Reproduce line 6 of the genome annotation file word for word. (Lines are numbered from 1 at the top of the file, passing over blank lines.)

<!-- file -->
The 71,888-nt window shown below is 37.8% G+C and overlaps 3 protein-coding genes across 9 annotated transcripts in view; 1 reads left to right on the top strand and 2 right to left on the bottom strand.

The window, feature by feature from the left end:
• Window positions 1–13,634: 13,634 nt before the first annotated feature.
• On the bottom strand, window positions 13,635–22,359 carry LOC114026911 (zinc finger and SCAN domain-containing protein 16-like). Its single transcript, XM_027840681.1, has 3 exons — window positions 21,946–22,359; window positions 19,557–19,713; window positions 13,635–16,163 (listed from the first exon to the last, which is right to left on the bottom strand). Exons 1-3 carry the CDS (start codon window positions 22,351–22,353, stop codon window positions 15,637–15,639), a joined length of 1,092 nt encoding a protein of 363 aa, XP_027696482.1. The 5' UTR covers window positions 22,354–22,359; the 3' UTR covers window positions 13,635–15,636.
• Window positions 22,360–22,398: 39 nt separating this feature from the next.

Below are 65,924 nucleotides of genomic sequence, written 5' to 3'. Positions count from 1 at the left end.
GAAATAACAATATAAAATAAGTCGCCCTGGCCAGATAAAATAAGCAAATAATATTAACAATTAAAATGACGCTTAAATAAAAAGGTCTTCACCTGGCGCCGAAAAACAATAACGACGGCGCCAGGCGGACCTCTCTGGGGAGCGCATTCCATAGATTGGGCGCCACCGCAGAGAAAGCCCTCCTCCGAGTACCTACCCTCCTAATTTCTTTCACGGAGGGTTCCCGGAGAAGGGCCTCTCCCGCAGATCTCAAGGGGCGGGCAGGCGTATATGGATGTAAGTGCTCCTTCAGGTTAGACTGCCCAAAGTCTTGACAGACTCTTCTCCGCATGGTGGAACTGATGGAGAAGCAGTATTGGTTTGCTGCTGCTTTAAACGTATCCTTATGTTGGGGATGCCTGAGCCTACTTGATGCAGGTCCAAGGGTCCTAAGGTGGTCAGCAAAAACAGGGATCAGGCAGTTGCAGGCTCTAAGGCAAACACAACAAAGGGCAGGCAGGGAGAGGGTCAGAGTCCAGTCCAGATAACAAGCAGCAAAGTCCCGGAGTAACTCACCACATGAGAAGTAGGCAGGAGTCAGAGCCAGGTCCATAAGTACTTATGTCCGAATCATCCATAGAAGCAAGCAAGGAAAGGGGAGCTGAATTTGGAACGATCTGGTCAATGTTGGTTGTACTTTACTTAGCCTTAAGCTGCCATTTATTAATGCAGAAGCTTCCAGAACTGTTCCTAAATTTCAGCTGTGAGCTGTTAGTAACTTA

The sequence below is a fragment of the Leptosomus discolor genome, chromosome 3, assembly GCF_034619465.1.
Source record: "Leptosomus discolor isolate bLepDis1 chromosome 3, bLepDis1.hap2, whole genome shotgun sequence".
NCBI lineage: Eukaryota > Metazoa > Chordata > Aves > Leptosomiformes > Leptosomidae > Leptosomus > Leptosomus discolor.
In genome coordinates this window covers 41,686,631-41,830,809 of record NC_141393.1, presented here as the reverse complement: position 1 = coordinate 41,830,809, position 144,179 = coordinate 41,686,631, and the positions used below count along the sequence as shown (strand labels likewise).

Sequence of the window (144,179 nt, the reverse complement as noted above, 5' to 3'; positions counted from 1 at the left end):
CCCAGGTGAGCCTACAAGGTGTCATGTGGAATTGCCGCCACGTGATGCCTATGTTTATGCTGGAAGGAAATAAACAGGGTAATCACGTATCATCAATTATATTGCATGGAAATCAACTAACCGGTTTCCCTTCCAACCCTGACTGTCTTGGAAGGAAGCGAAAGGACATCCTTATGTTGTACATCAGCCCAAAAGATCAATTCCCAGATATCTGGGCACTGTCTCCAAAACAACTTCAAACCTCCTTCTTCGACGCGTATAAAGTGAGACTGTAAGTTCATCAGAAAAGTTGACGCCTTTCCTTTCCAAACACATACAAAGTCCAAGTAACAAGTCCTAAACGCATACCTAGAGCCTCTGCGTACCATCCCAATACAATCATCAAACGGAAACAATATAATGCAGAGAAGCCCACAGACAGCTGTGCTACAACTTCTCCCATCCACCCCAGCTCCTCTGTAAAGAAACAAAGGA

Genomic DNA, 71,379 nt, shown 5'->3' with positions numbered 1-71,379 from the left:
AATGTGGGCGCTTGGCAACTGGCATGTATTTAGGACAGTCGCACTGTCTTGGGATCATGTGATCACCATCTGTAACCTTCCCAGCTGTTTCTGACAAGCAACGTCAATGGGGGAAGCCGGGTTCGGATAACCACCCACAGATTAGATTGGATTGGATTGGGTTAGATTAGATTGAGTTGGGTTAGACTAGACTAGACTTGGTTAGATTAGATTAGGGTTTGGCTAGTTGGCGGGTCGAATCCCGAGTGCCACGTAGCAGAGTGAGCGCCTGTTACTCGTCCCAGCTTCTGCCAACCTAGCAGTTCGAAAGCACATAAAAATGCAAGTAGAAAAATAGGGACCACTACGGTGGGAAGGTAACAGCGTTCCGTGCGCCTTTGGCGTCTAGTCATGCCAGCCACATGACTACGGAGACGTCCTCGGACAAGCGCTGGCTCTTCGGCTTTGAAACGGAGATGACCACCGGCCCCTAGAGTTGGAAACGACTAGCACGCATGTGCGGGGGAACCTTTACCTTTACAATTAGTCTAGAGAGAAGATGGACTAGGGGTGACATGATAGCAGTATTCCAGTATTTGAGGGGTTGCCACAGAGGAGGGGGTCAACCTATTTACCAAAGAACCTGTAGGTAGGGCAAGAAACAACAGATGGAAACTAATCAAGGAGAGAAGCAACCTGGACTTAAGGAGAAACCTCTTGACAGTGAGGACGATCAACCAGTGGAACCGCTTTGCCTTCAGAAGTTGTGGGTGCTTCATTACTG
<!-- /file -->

Below are 65,924 nucleotides of genomic sequence, written 5' to 3'. Positions count from 1 at the left end.